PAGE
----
While a revised ruling would be consistent with the NLRB’s recent position on workplace communication, it is concerning for employers and bears monitoring.Read More
This decision adds to the confusion that already exists around workplace social media policies. As for me, I see little harm in these types of disclaimers.Read More
While telecommuting as a reasonable accommodation remains the exception, the line that separates exception from rule is shifting as technology makes work-at-home arrangements more feasible.Read More
Leaders often focus on what’s expedient and a lower upfront money and time investment, as opposed to what method will most effectively address challenging learning problems.
The lesson here isn’t so much how social media is impacting EEO laws, but instead how employers are adapting their current policies and training to adapt to these new technologies.Read More
If you are going to permit your employees to use their personal social media accounts for business purposes, get it in writing that you have rights to the accounts.Read More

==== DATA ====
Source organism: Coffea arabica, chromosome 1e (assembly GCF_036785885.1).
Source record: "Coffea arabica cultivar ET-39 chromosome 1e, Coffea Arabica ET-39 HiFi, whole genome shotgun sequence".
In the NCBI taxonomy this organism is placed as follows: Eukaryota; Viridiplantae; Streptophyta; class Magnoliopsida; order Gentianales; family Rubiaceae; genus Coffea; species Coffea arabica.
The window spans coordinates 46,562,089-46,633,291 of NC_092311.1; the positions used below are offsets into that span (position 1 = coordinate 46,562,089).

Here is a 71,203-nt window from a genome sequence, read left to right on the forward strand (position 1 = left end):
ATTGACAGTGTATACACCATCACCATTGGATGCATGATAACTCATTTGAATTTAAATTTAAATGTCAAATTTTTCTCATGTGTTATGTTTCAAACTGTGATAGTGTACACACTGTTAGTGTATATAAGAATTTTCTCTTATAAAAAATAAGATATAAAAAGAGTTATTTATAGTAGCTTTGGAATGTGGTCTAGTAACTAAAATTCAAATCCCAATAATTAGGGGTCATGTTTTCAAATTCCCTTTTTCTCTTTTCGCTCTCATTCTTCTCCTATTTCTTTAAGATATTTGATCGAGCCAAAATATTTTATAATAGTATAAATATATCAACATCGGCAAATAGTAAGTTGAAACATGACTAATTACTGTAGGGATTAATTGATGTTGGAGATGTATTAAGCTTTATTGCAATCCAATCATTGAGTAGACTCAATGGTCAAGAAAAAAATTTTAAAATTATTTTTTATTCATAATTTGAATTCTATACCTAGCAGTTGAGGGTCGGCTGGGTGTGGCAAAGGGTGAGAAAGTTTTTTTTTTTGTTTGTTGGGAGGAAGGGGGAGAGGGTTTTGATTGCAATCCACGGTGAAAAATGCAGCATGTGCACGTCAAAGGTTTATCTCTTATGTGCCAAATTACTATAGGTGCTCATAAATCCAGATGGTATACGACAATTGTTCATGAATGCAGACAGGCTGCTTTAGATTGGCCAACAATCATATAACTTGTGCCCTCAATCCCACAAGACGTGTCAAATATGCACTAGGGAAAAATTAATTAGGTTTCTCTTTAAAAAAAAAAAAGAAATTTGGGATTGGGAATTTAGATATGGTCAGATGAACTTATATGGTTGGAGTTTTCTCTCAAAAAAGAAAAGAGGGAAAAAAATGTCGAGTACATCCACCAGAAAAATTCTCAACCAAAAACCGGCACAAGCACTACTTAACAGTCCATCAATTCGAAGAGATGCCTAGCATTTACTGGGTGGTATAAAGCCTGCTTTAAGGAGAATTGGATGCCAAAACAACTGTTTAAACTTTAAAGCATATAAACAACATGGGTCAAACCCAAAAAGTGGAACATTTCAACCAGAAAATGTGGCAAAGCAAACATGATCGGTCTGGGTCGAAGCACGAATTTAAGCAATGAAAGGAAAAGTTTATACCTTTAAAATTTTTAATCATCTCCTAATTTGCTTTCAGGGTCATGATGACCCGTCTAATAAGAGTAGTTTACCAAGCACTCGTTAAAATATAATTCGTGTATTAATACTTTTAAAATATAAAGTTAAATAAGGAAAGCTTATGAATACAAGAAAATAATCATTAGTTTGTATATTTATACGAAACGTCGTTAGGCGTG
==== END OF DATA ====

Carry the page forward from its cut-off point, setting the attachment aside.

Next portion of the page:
If you don’t want something to appear on the front page of the newspaper, or to be read in front of a judge or jury, don’t put it in writing. Don’t email it, don’t text it, don’t Facebook it, and don’t tweet it.Read More
This decision displays a fundamental misunderstanding about social media. Nothing about social media is private. It is public, interactive, and immediate.Read More
Train an employee who is insulated from the hiring process to do your social media searches, scrub all protected information, and provide a sanitized report to those responsible for making the hiring decision.
How do you prevent employees from claiming overtime wages for the off-the-clock time they spend receiving, reading, and sending work-related emails? Maybe an email curfew is the answer.